The ethical principles are set out here to inspire members towards best practice. Ethical decision making is dependent on context which then produces variables and grey areas for consideration. Therefore, there cannot be an obligation to choose one principle above another but rather a framework of principles in which to consider the context of the situation and practitioner involved.
Since 1984 this framework has been developed worldwide and we particularly reference the work of Kitchener (1984) and Kitchener and Anderson (2011). Although these principles cannot be used to find a 'right or wrong' ethical decision they can be used to make a 'best clinical judgement' and a practitioner of NCPS will need to demonstrate that they have considered these principles in their ethical practice and decision making, especially discussing themwith their supervisor.
The fundamental principles of this code are:
1. Working towards the good of clients and doing no harm (Beneficence and Non-maleficence)
Practitioners hold the welfare of clients central to their work and so commit to avoiding harm.
2. Being trustworthy and responsible (Fidelity)
Practitioners endeavour to establish trust with their clients and the community in which they work. Therefore, practitioners not only honour the trust placed in them by their clients and the community but also act in a respectful, professional and ethical manner when representing their profession.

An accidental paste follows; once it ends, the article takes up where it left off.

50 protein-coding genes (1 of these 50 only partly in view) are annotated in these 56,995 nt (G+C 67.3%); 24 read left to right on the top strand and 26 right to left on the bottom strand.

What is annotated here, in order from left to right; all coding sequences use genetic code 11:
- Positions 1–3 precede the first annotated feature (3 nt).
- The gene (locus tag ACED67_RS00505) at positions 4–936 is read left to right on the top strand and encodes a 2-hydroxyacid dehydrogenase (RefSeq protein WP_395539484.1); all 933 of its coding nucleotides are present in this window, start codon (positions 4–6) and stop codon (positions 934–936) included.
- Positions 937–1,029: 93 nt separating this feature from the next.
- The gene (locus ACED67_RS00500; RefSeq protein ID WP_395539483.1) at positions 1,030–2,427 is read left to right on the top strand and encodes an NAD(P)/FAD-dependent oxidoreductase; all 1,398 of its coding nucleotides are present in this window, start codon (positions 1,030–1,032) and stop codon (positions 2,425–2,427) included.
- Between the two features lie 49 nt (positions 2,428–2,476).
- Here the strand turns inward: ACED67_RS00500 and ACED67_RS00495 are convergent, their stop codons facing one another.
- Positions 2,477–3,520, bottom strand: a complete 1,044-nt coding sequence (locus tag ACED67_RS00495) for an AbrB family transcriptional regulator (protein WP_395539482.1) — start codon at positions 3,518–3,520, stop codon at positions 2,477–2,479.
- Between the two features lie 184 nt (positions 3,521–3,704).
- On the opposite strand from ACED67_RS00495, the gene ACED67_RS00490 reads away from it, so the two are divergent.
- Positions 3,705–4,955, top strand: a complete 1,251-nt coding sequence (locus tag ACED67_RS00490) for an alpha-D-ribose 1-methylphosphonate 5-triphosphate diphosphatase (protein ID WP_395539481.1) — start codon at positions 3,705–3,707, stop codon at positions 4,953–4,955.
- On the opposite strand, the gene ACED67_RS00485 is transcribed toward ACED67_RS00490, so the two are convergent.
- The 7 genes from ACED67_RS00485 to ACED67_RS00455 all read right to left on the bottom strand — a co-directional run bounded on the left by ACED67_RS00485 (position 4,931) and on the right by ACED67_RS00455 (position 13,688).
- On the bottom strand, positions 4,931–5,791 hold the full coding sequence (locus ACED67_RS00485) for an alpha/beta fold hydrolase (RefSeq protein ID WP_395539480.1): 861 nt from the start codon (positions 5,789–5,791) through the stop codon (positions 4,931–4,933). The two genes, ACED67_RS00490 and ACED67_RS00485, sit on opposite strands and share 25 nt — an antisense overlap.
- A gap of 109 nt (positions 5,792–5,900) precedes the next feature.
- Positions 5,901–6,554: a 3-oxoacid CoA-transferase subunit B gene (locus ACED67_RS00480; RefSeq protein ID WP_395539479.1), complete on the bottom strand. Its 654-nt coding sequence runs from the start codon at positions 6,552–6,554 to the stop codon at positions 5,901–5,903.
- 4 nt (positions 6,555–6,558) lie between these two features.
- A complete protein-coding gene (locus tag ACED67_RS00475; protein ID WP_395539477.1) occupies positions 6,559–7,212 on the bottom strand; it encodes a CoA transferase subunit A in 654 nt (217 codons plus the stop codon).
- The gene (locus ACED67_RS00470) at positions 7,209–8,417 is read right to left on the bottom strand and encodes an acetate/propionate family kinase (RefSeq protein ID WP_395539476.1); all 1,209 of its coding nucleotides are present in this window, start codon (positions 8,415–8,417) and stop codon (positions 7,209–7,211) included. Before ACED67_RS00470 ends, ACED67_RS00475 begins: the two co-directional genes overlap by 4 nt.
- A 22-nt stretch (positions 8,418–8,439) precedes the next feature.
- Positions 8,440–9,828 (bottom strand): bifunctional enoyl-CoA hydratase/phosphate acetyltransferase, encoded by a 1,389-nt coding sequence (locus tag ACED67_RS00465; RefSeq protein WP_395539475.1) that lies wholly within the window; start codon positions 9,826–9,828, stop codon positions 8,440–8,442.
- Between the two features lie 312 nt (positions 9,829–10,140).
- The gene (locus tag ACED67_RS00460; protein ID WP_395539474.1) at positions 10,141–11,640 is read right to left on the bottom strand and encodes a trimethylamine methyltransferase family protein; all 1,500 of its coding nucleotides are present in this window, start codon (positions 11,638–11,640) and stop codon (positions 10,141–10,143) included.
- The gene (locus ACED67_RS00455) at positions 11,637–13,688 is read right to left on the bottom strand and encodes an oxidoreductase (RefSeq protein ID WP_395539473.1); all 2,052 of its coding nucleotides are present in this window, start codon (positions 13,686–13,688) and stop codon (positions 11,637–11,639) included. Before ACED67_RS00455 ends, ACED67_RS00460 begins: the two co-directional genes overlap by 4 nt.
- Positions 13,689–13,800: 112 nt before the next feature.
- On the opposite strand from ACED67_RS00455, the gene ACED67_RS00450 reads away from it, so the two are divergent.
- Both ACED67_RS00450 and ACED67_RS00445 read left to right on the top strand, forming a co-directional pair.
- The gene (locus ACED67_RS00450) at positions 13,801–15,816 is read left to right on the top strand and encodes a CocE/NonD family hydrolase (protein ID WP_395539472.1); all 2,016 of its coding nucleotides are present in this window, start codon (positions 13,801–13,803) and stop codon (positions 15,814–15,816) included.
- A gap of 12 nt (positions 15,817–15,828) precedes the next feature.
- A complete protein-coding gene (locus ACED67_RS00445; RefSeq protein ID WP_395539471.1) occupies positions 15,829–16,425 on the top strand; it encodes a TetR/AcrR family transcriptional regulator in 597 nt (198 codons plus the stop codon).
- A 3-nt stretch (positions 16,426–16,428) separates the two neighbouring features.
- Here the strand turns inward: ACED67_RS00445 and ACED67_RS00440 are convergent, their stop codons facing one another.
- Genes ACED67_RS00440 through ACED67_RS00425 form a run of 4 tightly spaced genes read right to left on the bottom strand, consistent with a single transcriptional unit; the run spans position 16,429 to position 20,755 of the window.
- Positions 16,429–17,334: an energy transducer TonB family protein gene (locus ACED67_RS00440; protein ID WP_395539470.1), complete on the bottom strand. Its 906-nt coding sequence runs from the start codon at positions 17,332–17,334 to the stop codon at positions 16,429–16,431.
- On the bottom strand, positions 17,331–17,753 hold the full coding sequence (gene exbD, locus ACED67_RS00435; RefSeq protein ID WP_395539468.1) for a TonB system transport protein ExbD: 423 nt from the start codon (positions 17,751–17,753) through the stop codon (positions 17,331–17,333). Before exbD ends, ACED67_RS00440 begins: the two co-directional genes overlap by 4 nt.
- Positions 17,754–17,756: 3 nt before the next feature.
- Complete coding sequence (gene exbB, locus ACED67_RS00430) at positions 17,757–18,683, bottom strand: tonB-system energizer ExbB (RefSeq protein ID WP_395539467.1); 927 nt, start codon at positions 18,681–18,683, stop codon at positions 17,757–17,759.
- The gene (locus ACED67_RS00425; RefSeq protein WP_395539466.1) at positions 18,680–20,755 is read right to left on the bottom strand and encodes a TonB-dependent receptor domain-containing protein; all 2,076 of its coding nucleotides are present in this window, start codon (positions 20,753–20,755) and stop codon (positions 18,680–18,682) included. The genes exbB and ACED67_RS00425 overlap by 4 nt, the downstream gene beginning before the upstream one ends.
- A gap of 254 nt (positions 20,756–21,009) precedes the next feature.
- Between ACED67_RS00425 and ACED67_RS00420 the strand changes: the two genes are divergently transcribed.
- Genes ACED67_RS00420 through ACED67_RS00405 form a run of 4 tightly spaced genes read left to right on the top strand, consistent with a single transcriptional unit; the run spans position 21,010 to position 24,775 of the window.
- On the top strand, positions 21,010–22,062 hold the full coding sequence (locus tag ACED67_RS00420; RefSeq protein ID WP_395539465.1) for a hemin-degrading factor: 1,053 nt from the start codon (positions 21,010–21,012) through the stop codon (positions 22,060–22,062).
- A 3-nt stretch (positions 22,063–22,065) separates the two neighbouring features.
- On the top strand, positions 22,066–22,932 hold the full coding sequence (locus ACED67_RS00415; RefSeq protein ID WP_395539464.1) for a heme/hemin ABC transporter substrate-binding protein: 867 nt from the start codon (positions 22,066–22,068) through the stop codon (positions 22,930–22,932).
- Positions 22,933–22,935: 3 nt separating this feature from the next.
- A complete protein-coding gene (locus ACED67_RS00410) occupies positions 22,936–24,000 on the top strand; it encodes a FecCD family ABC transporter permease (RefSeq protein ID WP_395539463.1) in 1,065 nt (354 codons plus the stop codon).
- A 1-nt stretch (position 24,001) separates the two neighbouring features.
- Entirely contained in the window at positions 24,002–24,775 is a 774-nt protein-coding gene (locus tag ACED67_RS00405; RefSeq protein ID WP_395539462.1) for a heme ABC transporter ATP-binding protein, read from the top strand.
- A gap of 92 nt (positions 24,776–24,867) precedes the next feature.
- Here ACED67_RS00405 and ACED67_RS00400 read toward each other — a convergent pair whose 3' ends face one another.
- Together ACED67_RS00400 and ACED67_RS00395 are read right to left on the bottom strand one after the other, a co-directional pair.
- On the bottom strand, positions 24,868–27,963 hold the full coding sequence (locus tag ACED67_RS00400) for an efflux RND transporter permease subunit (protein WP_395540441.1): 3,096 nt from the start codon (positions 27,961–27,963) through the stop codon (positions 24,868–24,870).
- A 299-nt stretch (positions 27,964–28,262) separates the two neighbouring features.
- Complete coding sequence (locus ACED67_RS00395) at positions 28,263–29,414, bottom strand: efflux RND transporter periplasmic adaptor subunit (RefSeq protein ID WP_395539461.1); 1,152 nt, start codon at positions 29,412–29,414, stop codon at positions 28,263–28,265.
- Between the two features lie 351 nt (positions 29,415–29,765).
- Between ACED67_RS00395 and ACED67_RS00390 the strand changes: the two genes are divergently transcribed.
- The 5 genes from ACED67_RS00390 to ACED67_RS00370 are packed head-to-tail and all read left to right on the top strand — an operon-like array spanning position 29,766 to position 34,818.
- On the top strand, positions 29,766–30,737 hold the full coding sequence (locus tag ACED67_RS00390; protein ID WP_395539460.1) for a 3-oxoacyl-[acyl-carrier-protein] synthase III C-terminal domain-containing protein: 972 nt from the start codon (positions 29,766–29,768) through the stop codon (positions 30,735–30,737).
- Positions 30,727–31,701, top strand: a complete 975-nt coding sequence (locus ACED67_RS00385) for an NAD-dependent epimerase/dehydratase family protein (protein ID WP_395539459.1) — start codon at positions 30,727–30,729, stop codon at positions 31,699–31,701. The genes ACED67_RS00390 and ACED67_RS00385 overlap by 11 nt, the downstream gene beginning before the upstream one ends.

3. Respect for the dignity and rights of the client (Autonomy)
Clients have the right to self-determination and to be shown dignity and respect for making their own lawful decisions (where applicable consideration of Gillick competence and reference to Fraser Guidelines may be required).
Practitioners are aware of their own judgements based on their own experiences and need to take precautions (supervision) to provide a service that is not restricted by their own prejudice and limitations of experience. This also means showing respect for diversity of persons, without prejudice to colour, race, belief, gender, sexuality, social context, and mental and physical abilities.
5. Integrity and self-responsibility
Practitioners work to be as honest, truthful and accurate as possible. They are also responsible for looking after their own needs and health. So, a practitioner will only commit to a practice that they can offer being aware of own expertise, training, health and wellbeing and let the client know if anything changes.
Information supplied from NCPS
Andy Garland is a registered and senior accredited member of both the NCPS and BACP and abides by their code of ethics and standards.